REVIEW: ‘Batman vs. Ra’s al Ghul,’ Issue #1

Reading Time: 3 minutes

Batman vs Ra’s al Ghul #1 is a six-issue mini-series, that is part of the Year of the Villain crossover event, published by DC Comics, written, illustrated, and colored by Neal Adams, with letters by Clem Robins. The book opens with Gotham in absolute chaos as Batman fights his way through terrorists that have overrun the city following all of the criminals in Arkham Asylum escaping. While trying to stop the ongoing horrors and terrorists who are led by an inhuman monster, Batman faces off against a paramilitary group who is less merciful than him when it comes to detaining criminals.

However, as Batman and the GCPD struggle to get the city back in order, Ra’s al Ghul volunteers his own private security force, the paramilitary group Batman was previously fighting, in hopes of stopping nuclear terror. But Batman knows better than to trust al Ghul.

Batman vs Ra’s al Ghul #1 borrows a lot of elements from comics that were produced in the 1990s; from Adams artwork to the generic bad guys Batman pummels while the city collapses in chaos. However, a lot of these elements should have been left in the decade they are borrowed from. The issue starts with Batman nearly killing a dog and while I am happy to report the animal is fine, it is a jarring way to open a comic book. At one point, Deadman is in shock at the state of Gotham City, commenting it “looks like a war-torn Middle Eastern country.” The comment itself in today’s political climate is a bit dense, all things considered. A lot of the explosions, violence, and chaos of the city don’t seem to serve a point as much they exist for shock value.

Additionally, the book moves at a lightning-fast pace. Reading this issue is like starting a Fast and Furious movie in the middle of its runtime, effectively missing the entire set-up to the plot. All of the exposition and world-building are done through a TV anchor who is reporting on the action as it occurs with an omnipresent view only God, or Caesar Flickerman from The Hunger Games, could possibly have.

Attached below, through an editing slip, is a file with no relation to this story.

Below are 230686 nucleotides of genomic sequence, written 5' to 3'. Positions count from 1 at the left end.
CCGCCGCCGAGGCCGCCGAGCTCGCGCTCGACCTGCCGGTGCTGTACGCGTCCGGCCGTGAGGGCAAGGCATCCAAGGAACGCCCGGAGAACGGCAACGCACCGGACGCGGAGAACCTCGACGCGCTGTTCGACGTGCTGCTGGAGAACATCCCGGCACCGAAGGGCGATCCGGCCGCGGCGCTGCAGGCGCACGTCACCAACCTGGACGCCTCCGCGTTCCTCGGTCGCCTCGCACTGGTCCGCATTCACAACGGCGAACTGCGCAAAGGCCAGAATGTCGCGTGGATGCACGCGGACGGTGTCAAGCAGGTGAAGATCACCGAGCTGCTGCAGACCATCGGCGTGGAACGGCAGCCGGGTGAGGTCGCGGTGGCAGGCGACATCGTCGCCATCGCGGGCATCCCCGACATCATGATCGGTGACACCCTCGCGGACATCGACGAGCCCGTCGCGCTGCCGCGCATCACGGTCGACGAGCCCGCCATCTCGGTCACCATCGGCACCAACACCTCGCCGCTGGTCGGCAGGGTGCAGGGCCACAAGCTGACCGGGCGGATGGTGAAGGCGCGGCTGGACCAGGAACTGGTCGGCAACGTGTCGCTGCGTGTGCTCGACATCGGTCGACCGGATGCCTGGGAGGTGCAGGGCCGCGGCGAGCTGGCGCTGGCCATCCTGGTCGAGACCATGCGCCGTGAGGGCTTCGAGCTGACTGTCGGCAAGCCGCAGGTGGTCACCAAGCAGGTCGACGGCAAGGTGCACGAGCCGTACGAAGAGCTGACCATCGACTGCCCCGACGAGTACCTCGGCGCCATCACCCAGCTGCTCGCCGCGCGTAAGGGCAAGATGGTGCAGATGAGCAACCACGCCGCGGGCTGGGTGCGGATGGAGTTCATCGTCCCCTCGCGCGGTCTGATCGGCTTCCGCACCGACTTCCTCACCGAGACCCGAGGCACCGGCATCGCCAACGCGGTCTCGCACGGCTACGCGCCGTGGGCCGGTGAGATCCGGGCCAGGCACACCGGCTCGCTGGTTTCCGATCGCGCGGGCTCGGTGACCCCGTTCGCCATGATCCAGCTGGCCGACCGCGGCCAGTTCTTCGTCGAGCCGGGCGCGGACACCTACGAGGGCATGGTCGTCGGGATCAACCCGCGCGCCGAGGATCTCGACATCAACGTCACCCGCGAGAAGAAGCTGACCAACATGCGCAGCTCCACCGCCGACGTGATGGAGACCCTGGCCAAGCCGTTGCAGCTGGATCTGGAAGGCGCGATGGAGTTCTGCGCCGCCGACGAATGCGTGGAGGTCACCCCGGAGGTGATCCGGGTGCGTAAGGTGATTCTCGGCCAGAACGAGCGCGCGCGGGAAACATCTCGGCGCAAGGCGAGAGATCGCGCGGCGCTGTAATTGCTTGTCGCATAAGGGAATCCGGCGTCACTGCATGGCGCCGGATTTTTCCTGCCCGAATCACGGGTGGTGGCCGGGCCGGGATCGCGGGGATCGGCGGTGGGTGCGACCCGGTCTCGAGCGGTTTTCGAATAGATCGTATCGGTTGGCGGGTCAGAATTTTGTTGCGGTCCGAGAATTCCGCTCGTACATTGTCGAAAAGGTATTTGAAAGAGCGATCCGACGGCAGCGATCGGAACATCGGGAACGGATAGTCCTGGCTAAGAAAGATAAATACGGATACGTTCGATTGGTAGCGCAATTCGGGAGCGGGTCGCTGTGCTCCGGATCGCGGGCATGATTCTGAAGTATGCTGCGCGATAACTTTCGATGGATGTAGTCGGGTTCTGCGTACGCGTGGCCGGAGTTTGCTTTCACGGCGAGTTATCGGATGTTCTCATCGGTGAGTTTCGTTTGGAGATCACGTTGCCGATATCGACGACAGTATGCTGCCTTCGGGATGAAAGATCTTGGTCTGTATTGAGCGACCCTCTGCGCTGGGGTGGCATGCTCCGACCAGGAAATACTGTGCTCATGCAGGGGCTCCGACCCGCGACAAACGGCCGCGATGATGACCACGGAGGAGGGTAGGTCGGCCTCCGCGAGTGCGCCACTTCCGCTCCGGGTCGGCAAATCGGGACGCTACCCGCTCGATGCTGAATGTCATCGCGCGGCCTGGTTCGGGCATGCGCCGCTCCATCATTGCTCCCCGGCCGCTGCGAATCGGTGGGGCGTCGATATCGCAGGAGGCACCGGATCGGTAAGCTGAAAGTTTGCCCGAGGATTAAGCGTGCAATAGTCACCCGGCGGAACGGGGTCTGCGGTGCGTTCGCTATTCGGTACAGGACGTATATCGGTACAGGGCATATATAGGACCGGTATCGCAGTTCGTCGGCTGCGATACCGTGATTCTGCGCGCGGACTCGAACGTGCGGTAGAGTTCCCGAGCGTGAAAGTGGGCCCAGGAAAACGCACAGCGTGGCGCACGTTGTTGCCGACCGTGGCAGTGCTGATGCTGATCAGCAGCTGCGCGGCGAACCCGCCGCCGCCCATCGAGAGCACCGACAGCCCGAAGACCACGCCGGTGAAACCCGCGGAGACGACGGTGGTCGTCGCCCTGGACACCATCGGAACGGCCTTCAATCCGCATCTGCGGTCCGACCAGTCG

Outside of the bizarre narrative, Adams’s art just does not quite hit the spot or capture the magic it used to. A lot of panels feel rushed and the linework in places is shaky.  It is clear Robins struggled to letter this book and a lot of that is because the art is just not well designed for letter bubbles. The pages feel cluttered and the overall aesthetic is clunky with panel designs that are difficult to follow.  This is added to by the fact there is no cohesive color palette.

Batman vs Ra’s al Ghul #1 feels like a bad action movie that attempts to cash-in on the post-9/11 fear of terrorism while keeping the aesthetics of one of the worst decades in comics. If you are looking for a better version of that, read Batman: No Man’s Land.

Batman vs Ra’s al Ghul #1 is available now wherever comic books are sold.

Batman vs Ra's al Ghul #1
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TL;DR

Batman vs Ra’s al Ghul #1 feels like a bad action movie that attempts to cash-in on the post-9/11 fear of terrorism while keeping the aesthetics of one of the worst decades in comics. If you are looking for a better version of that, read Batman: No Man’s Land.

1 Comment on “REVIEW: ‘Batman vs. Ra’s al Ghul,’ Issue #1”

  1. Wow, is the reviewer female judging by her name? That would explain silliness of this review.

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